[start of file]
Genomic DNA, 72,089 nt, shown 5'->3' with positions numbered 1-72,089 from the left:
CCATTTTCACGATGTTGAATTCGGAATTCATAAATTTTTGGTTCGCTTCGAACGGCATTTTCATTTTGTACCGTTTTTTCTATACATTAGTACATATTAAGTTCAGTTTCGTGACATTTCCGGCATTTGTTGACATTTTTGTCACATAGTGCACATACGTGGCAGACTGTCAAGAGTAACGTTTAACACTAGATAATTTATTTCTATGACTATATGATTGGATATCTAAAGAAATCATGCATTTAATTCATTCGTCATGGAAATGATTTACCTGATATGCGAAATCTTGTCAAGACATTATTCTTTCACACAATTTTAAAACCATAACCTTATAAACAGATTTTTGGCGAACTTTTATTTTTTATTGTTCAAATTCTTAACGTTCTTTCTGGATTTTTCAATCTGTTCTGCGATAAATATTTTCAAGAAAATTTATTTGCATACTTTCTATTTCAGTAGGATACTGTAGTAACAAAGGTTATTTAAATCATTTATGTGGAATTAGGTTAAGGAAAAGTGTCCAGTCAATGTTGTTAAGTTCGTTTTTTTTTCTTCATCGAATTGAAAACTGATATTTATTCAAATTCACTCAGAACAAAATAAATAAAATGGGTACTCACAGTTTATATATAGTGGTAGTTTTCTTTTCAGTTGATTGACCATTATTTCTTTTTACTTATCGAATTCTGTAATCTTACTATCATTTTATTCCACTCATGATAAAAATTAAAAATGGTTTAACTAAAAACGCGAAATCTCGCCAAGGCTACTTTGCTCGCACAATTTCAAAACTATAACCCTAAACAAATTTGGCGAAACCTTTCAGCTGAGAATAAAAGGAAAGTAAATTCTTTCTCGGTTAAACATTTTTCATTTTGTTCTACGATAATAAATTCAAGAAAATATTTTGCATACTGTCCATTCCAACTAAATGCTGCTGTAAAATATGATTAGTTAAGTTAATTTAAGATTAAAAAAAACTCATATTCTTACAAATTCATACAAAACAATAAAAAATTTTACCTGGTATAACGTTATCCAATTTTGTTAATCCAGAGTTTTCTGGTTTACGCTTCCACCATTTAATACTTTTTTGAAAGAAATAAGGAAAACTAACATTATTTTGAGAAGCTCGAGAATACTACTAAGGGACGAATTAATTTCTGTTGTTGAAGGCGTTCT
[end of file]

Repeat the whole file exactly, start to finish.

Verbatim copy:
Genomic DNA, 72,089 nt, shown 5'->3' with positions numbered 1-72,089 from the left:
CCATTTTCACGATGTTGAATTCGGAATTCATAAATTTTTGGTTCGCTTCGAACGGCATTTTCATTTTGTACCGTTTTTTCTATACATTAGTACATATTAAGTTCAGTTTCGTGACATTTCCGGCATTTGTTGACATTTTTGTCACATAGTGCACATACGTGGCAGACTGTCAAGAGTAACGTTTAACACTAGATAATTTATTTCTATGACTATATGATTGGATATCTAAAGAAATCATGCATTTAATTCATTCGTCATGGAAATGATTTACCTGATATGCGAAATCTTGTCAAGACATTATTCTTTCACACAATTTTAAAACCATAACCTTATAAACAGATTTTTGGCGAACTTTTATTTTTTATTGTTCAAATTCTTAACGTTCTTTCTGGATTTTTCAATCTGTTCTGCGATAAATATTTTCAAGAAAATTTATTTGCATACTTTCTATTTCAGTAGGATACTGTAGTAACAAAGGTTATTTAAATCATTTATGTGGAATTAGGTTAAGGAAAAGTGTCCAGTCAATGTTGTTAAGTTCGTTTTTTTTTCTTCATCGAATTGAAAACTGATATTTATTCAAATTCACTCAGAACAAAATAAATAAAATGGGTACTCACAGTTTATATATAGTGGTAGTTTTCTTTTCAGTTGATTGACCATTATTTCTTTTTACTTATCGAATTCTGTAATCTTACTATCATTTTATTCCACTCATGATAAAAATTAAAAATGGTTTAACTAAAAACGCGAAATCTCGCCAAGGCTACTTTGCTCGCACAATTTCAAAACTATAACCCTAAACAAATTTGGCGAAACCTTTCAGCTGAGAATAAAAGGAAAGTAAATTCTTTCTCGGTTAAACATTTTTCATTTTGTTCTACGATAATAAATTCAAGAAAATATTTTGCATACTGTCCATTCCAACTAAATGCTGCTGTAAAATATGATTAGTTAAGTTAATTTAAGATTAAAAAAAACTCATATTCTTACAAATTCATACAAAACAATAAAAAATTTTACCTGGTATAACGTTATCCAATTTTGTTAATCCAGAGTTTTCTGGTTTACGCTTCCACCATTTAATACTTTTTTGAAAGAAATAAGGAAAACTAACATTATTTTGAGAAGCTCGAGAATACTACTAAGGGACGAATTAATTTCTGTTGTTGAAGGCGTTCT